On August 15, each incoming FNP DNP-2 student was given a new iPad to use for their academic and clinical learning for the entire 2019 clinical year. All told, 43 students and the 10 core faculty members who are involved received the devices to continue to enhance the College’s ability to leverage technology to better connect and engage students and connect them to faculty.
Funded by a $20,000 sub-award of the Graduate Nursing Education grant, the funding focused on supporting clinical education for Nurse Practitioner students. The project became a reality thanks to support from the College's Office of Learning & Healthcare Technology Innovations (LHTI).
FNP Program Coordinator and Director of Practice Innovations, Allen Prettyman, PhD, notes that the online FNP program has embraced the use of technology since the program’s inception. But the goal is to take the College’s commitment to technology to the next level. “We’re innovating in the use of technology embedded in an education platform,” says Dr. Prettyman. “Other schools have been exploring how to use technology in online education, but the faculty team at the College of Nursing is striving to be leader in using technology in innovative ways to enhance the student experience.”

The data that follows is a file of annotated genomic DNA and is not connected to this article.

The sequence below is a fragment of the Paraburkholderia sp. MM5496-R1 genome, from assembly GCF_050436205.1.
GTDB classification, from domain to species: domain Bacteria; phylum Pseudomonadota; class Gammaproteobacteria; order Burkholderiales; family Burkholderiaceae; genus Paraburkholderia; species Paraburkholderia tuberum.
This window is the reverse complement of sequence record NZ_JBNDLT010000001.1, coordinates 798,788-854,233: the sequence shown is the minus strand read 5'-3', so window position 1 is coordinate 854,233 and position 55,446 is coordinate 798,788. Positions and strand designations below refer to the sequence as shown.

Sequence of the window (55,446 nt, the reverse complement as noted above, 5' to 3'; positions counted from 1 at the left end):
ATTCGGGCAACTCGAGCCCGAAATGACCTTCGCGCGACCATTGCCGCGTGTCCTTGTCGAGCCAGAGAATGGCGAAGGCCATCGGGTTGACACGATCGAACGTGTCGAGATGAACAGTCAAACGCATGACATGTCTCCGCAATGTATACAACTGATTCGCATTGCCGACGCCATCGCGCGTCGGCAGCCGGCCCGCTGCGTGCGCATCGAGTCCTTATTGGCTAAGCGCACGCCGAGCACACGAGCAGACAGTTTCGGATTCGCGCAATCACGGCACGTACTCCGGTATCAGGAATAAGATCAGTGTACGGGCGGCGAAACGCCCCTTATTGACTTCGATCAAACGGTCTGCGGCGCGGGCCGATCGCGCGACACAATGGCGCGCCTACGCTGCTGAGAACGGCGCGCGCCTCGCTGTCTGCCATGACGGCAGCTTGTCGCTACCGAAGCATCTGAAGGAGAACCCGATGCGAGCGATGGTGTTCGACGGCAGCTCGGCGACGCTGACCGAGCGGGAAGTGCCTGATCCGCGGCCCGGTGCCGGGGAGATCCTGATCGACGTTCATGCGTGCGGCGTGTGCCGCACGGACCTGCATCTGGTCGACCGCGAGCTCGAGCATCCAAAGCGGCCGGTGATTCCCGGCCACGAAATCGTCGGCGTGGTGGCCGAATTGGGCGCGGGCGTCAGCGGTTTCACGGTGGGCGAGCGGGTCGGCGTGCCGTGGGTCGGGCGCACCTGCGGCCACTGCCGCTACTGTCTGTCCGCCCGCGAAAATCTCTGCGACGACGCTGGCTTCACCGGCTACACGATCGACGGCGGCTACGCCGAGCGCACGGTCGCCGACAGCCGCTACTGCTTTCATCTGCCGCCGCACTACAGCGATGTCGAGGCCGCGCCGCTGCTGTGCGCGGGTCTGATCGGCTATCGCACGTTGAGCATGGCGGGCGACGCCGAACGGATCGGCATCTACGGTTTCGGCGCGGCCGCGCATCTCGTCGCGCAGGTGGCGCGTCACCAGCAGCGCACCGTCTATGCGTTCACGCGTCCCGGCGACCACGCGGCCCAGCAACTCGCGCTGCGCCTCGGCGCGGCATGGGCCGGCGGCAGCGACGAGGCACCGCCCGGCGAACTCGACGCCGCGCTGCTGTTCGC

“Other schools have been exploring how to use technology in online education, but the faculty team at the College of Nursing is striving to be a leader in using technology in innovative ways to enhance the student experience." ~ Dr. Allen Prettyman
The integration of iPads into the clinical curriculum for Family Nurse Practitioner students will give Dr. Prettyman and his colleagues the ability to continually innovate and engage students in an immersive educational experience. “We will monitor the advantages this will have for our students in clinical environments,” he says. The iPad program fits perfectly with the College’s focus on developing telehealth strategies focusing on rural health. Students will be equipped to complete their clinical evaluation process using the new technology, a vast improvement from more cumbersome technology models that came before, such as a Chromebook and a conference tower that had to be shipped to clinical sites.
As for the future? “Once the first year is completed, we’ll be assessing whether this might work for other programs,” says Dr. Prettyman. “Down the road, we plan to develop this use of technology as an area for ongoing study.”
The College of Nursing has a robust history of enriching its programs through innovative technology. Results have included telehealth training for students, work to tailor the electronic health record to best support the needs of nurses, and faculty forays into the business world with an invention that prevents the health-related downsides of immobility and a start-up early detection alert system that will vastly improve patient outcomes.